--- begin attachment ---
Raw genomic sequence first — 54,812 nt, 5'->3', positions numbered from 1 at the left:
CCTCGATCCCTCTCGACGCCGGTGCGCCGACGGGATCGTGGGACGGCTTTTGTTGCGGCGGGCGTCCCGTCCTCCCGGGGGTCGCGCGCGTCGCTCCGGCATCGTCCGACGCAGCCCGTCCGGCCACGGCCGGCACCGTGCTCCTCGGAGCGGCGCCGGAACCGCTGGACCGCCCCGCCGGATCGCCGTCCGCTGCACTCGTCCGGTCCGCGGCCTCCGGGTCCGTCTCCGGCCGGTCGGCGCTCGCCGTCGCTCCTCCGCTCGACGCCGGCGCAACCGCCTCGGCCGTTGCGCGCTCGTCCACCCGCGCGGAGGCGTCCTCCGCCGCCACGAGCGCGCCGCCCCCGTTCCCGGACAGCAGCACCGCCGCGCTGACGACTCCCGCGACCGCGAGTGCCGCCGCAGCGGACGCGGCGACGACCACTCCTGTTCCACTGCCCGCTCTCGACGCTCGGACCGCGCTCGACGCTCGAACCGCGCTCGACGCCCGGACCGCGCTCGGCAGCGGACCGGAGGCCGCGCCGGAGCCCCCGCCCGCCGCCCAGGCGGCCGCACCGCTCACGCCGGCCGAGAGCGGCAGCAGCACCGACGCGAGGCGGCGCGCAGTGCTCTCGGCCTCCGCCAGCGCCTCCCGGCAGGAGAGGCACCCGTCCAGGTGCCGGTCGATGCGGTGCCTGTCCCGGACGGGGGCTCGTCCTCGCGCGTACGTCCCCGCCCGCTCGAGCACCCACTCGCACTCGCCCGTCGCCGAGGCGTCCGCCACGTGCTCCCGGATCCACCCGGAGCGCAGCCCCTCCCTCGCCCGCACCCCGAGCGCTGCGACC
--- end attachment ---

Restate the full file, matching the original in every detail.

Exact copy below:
Raw genomic sequence first — 54,812 nt, 5'->3', positions numbered from 1 at the left:
CCTCGATCCCTCTCGACGCCGGTGCGCCGACGGGATCGTGGGACGGCTTTTGTTGCGGCGGGCGTCCCGTCCTCCCGGGGGTCGCGCGCGTCGCTCCGGCATCGTCCGACGCAGCCCGTCCGGCCACGGCCGGCACCGTGCTCCTCGGAGCGGCGCCGGAACCGCTGGACCGCCCCGCCGGATCGCCGTCCGCTGCACTCGTCCGGTCCGCGGCCTCCGGGTCCGTCTCCGGCCGGTCGGCGCTCGCCGTCGCTCCTCCGCTCGACGCCGGCGCAACCGCCTCGGCCGTTGCGCGCTCGTCCACCCGCGCGGAGGCGTCCTCCGCCGCCACGAGCGCGCCGCCCCCGTTCCCGGACAGCAGCACCGCCGCGCTGACGACTCCCGCGACCGCGAGTGCCGCCGCAGCGGACGCGGCGACGACCACTCCTGTTCCACTGCCCGCTCTCGACGCTCGGACCGCGCTCGACGCTCGAACCGCGCTCGACGCCCGGACCGCGCTCGGCAGCGGACCGGAGGCCGCGCCGGAGCCCCCGCCCGCCGCCCAGGCGGCCGCACCGCTCACGCCGGCCGAGAGCGGCAGCAGCACCGACGCGAGGCGGCGCGCAGTGCTCTCGGCCTCCGCCAGCGCCTCCCGGCAGGAGAGGCACCCGTCCAGGTGCCGGTCGATGCGGTGCCTGTCCCGGACGGGGGCTCGTCCTCGCGCGTACGTCCCCGCCCGCTCGAGCACCCACTCGCACTCGCCCGTCGCCGAGGCGTCCGCCACGTGCTCCCGGATCCACCCGGAGCGCAGCCCCTCCCTCGCCCGCACCCCGAGCGCTGCGACC